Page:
England boss Gareth Southgate has praised Raheem Sterling and Jude Bellingham for their handling of the racist abuse they were subjected to in Hungary.
Sterling and Bellingham were targeted with monkey chants during Thursday night’s World Cup qualifier in Budapest, which England won 4-0.
Asked about the pair at his pre-match press conference ahead of Sunday’s qualifier against Andorra, Southgate said: “Unfortunately, I don’t know how many camps in the last four years but I seem to have been talking about this subject almost every time we have been together.
“I can only reiterate that our players are incredibly mature in the way they deal with it. I think they feel supported by their team-mates, which is very important to them.
“I think their team-mates recognise how challenging it must be for our black players and how disappointing it is in the modern world that we continue to have to answer these questions because of the incidents that happen.
“But we can only keep taking the stance that we have done and hope that we continue to send the right messages, not only to people in football but across society, and that everybody keeps progressing.
“We know it’s going to take time and we know that feels very slow for everybody, but we have to keep fighting that battle.”
Thank you for all the messages of support from last night. Part of the game and always will be until proper punishments are put in place by those with the power. We can’t let hate win, keep smiling!😁❤️ pic.twitter.com/nP3zarQBQk
— Jude Bellingham (@BellinghamJude) September 3, 2021
As well as the targeting of Sterling and Bellingham, there were boos from the Budapest crowd the England team took a knee before kick-off.
Southgate was joined at the press conference by defender Conor Coady, who, asked if the hostility and racism the team faced on Thursday had affected morale in the camp, said: “Not at all, I’ll be honest with you.
“We speak about it all the time. It’s something we don’t want to speak about, but it’s happening and I think with the way the boys deal with these situations, the way this team deals with these situations, because we’re such a close-knit group, it’s something where once it happens to one person, it happens to us all.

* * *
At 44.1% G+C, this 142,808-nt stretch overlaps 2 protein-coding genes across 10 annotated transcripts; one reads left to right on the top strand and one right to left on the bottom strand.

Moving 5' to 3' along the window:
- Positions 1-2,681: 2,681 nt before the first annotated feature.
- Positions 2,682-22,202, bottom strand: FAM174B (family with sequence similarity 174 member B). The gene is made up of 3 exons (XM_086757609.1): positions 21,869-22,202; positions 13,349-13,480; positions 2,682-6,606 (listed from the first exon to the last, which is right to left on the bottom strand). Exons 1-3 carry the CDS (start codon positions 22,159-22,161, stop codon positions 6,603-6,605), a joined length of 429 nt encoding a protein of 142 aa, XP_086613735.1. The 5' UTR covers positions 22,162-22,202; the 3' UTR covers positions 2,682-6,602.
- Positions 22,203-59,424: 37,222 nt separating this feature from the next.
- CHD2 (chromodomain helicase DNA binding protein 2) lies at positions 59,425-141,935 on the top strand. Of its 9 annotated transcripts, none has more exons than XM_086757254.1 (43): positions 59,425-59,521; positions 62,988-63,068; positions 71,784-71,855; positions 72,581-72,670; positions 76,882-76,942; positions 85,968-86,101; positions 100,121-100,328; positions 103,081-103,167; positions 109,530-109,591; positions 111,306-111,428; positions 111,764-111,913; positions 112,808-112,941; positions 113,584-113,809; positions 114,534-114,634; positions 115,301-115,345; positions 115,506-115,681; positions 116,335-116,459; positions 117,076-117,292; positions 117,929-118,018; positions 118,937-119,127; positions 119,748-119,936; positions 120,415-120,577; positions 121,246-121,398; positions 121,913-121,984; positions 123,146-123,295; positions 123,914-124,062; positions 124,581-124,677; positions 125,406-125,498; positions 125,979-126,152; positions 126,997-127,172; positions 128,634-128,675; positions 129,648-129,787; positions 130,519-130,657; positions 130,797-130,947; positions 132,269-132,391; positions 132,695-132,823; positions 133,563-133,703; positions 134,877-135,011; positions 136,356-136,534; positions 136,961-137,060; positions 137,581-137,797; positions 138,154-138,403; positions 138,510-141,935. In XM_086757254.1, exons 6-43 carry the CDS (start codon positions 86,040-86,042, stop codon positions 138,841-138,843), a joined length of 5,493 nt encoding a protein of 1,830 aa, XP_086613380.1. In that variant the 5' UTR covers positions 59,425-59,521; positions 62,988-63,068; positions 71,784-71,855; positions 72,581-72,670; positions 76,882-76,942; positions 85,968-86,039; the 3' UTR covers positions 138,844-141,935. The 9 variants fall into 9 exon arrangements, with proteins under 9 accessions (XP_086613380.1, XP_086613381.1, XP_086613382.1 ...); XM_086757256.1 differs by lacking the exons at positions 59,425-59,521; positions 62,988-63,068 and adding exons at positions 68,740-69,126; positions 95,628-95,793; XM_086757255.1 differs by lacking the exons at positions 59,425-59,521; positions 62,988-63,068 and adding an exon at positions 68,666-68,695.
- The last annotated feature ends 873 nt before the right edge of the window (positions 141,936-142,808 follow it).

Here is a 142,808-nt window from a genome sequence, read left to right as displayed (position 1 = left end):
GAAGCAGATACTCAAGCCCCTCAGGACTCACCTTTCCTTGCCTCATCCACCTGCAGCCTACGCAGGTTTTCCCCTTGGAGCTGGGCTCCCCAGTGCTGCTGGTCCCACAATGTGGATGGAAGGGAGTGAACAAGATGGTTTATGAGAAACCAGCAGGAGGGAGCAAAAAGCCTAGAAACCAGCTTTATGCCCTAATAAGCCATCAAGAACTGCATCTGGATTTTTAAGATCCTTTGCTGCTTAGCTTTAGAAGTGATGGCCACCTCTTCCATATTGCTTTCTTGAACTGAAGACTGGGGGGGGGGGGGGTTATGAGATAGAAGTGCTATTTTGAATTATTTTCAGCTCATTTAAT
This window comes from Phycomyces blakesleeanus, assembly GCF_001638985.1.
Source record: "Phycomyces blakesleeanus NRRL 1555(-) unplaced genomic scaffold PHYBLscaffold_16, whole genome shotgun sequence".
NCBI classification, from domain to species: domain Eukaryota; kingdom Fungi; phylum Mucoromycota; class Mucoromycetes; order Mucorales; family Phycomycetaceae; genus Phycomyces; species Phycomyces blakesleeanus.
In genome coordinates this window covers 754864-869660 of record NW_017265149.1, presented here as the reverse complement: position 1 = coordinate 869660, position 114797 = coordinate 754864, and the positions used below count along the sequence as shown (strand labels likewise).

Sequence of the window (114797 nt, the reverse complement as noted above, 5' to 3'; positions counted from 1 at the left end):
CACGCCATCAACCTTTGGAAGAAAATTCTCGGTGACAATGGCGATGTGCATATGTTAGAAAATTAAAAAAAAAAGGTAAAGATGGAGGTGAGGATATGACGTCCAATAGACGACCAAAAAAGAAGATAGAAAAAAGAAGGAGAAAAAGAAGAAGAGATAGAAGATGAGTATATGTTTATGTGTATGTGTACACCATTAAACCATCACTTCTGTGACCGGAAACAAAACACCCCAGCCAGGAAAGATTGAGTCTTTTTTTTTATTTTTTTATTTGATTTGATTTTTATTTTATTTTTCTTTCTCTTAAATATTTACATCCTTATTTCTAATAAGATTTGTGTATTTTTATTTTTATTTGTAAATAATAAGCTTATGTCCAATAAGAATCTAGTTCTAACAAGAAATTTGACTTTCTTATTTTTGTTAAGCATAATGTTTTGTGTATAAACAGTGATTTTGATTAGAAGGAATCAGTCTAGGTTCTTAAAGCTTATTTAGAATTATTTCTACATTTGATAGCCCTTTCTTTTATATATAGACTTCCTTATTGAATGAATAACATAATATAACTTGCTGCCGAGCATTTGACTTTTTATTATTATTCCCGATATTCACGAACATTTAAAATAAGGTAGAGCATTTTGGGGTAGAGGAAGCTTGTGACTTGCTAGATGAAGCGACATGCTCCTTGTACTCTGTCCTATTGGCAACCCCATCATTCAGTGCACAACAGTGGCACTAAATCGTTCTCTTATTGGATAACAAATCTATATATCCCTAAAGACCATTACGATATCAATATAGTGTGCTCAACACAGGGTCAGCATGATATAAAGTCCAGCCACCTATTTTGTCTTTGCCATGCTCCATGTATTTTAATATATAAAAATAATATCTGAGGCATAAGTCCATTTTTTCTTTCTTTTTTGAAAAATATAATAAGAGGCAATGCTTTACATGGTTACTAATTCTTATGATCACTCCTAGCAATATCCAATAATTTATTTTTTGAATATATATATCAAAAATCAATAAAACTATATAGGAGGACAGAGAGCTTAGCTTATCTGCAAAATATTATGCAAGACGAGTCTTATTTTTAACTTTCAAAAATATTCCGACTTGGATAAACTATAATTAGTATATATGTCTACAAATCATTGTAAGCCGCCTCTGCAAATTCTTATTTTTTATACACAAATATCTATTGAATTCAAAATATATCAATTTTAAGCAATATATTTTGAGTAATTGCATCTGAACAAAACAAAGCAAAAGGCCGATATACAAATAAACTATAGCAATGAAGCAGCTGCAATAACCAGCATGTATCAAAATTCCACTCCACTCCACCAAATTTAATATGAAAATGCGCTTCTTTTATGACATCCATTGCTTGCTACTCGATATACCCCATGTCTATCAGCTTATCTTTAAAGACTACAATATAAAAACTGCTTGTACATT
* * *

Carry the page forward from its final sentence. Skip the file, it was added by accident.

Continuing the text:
“We’ll carry on doing what we’re doing, carry on trying to take a stance and in terms of not just in football but in society we want to try to help, and help change.
“I think it’s important we all stick together, which is something we’ll always do and the two boys (Sterling and Bellingham), they are absolutely fantastic people, but we’re a team that will always get around them as much as we possibly can.”
Southgate had already confirmed there would be “a lot of changes” in terms of his team for Sunday, and Wolves skipper Coady is set to feature.
It appears likely there will be an England debut for Patrick Bamford and Southgate said when asked about the Leeds striker: “It’s a special moment for him and for his family. You always think about people that have helped you on that journey.
“We want him to do what he does every week with his club. He has settled in really well with the group, he hasn’t had a huge amount of time to be able to train with us yet but I think he’s got a really clear picture of how we like to play.
“We just want him to go and enjoy his football. It’s an opportunity and he shouldn’t put any more pressure on himself than that. We know what he’s capable of and we’re looking forward to seeing him play.”